Randex

Thursday 30 October 2014
Gina Arnold, Southeast-Brewster Patch (NY)

Wynand learned something essential to his later success in his youth. If he ever hoped to be able to say “I do run things around here,” then he would have to bow his head for now. He must bide his time. He must wait. He learned to swallow his pride even when he had to take orders from the inept. Wynand decided to show the utmost respect for his superiors even when he did not have a feeling of deep admiration for them elicited by their abilities, qualities, or achievements—he was respectful even when that respect was not genuinely felt.

After years of obediently kowtowing, after decades of paying careful attention to his place, Wynand was finally able to say “I do run things around here.” The same is true for anyone.

Posted over 4 years ago Publication date: 30 Oct 2014

Her father really wants her to connect with one of the Ivy League-bound boys at Kellerman’s, but none of them share her desire to pursue a social justice lifestyle. (To wit: when one of these jerks hands her a copy of Ayn Rand’s The Fountainhead, Baby’s like, “Fuck you, bro.”)

Posted over 4 years ago Publication date: 30 Oct 2014
Kathleen Rooney, Chicago Tribune

…contains numerous examples of this. Such books as “Atlas Shrugged” and “The Fountainhead” read more like libertarian propaganda pamphlets than novels, and their characters come off as cartoonish. On the left and…

Posted over 4 years ago Publication date: 30 Oct 2014
Karen Rene Merkle, Times-News (Erie, PA)

There’s an autographed photo of Raymond Hood, the designer of Rockefeller Center, who’s thought to be the model for architect Peter Keating in Ayn Rand’s “The Fountainhead.”

Posted over 4 years ago Publication date: 29 Oct 2014
Wednesday 29 October 2014
Matt O'Brien, Washington Post - Wonkblog

Government, in other words, really can bring inequality down to less Dickensian levels if it wants to. And, according to the IMF, it might not even hurt growth, like everyone assumes it would, if it did. In fact, reducing inequality might actually help growth by giving poor kids a better chance to develop their talents.

Or you could just go watch an Ayn Rand-quoting alpaca explain it all.

Posted over 4 years ago Publication date: 29 Oct 2014
Tuesday 28 October 2014
Thomas Swan, FlickSided

The Fountainhead and Atlas Shrugged are two of the most popular literary works of the 20th century and, like most popular literature, eventually Hollywood will snap it up and turn it into a film. Bigger concepts tied into Rand’s literature have presented quite a dilemma for filmmakers looking to adopt her work. The novel Atlas Shrugged was described by Rand as being about “the role of the mind in man’s existence—and, as a corollary, the demonstration of a new moral philosophy: the morality of rational self-interest.”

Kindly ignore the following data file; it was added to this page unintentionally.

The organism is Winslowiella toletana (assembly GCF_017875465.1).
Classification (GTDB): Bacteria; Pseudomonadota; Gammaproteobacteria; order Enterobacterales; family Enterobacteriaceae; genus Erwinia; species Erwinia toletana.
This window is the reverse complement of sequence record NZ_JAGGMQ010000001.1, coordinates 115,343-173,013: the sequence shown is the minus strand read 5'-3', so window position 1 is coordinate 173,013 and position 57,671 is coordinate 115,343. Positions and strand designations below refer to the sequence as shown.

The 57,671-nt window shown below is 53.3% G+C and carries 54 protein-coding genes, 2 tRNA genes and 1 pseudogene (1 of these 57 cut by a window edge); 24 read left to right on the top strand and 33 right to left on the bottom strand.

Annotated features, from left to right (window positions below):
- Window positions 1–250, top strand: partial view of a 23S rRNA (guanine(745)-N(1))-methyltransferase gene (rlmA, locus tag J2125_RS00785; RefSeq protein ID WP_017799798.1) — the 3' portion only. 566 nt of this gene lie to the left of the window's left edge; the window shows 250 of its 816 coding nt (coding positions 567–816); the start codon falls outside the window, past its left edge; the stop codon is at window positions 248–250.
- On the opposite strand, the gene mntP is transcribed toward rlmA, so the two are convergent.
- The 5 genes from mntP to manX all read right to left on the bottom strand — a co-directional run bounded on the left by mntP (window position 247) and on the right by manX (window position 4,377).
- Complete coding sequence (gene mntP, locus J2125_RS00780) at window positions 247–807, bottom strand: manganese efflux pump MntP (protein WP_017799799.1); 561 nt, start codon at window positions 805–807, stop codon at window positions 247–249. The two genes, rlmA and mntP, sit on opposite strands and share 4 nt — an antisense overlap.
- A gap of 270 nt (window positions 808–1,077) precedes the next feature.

Posted over 4 years ago Publication date: 28 Oct 2014
Saturday 25 October 2014
Hamilton Carter, Chip Design Magazine

It’s like the feeling you have after a long day of manual labor. You did something; you stretched yourself; you beat the odds.

Ayn Rand memorialized this feeling in her book “The Fountainhead”. She describes Howard Roark taking the simplest building jobs during the summers he spent away from architecture school. She describes the beauty in the task. This is how I see people in our trade when we heft a large piece of a coding project and force it to our will.

Posted over 4 years ago Publication date: 25 Oct 2014
Belfast Telegraph

High ideals and love on the rocks (quite literally, as our hero works in a quarry) are the order of the day in a film shamelessly “towering to new dramatic heights” in Vidor’s melodramatic adaptation of Ayn Rand’s novel about principled artist Howard Roark, who refuses to compromise his integrity designing antiquated architecture, preferring instead to break his back in obscurity than conform to the norm.

Posted over 4 years ago Publication date: 24 Oct 2014
Friday 24 October 2014

“The thing is that every story has already been told,“ Kayden said to me. "There are only so many archetypes—everything kicks back to another previously told story.” She rattled off a few narratives she’d like to bring in, including a porn rendition of Ayn Rand’s The Fountainhead. Adapting a classic wouldn’t be simple, though…

Posted over 4 years ago Publication date: 24 Oct 2014
Thursday 23 October 2014
Broadway World

…Antwerpen. His current works on stage include The Fountainhead, Na de repetitie/Persona (After the rehearsal/Persona) by Ingmar Bergman, and Antigone with Juliette Binoche. Van Hove has earned numerous honors…

Posted over 4 years ago Publication date: 22 Oct 2014
timothy, Slashdot

…may have heard from your cousin who just read The Fountainhead, the products that are the most successful are not necessarily the best, by any objective measure; rather, they’re usually the ones that had major…

Posted over 4 years ago Publication date: 23 Oct 2014
Wednesday 22 October 2014
Karissa Rosenfield, Arch Daily

…I think there is a romance around design/build that is a little bit misleading. However, I also think that it is really essential. Like in “The Fountainhead“, it’s essential to have the experience of building in your education or in your practice.

Posted over 4 years ago Publication date: 22 Oct 2014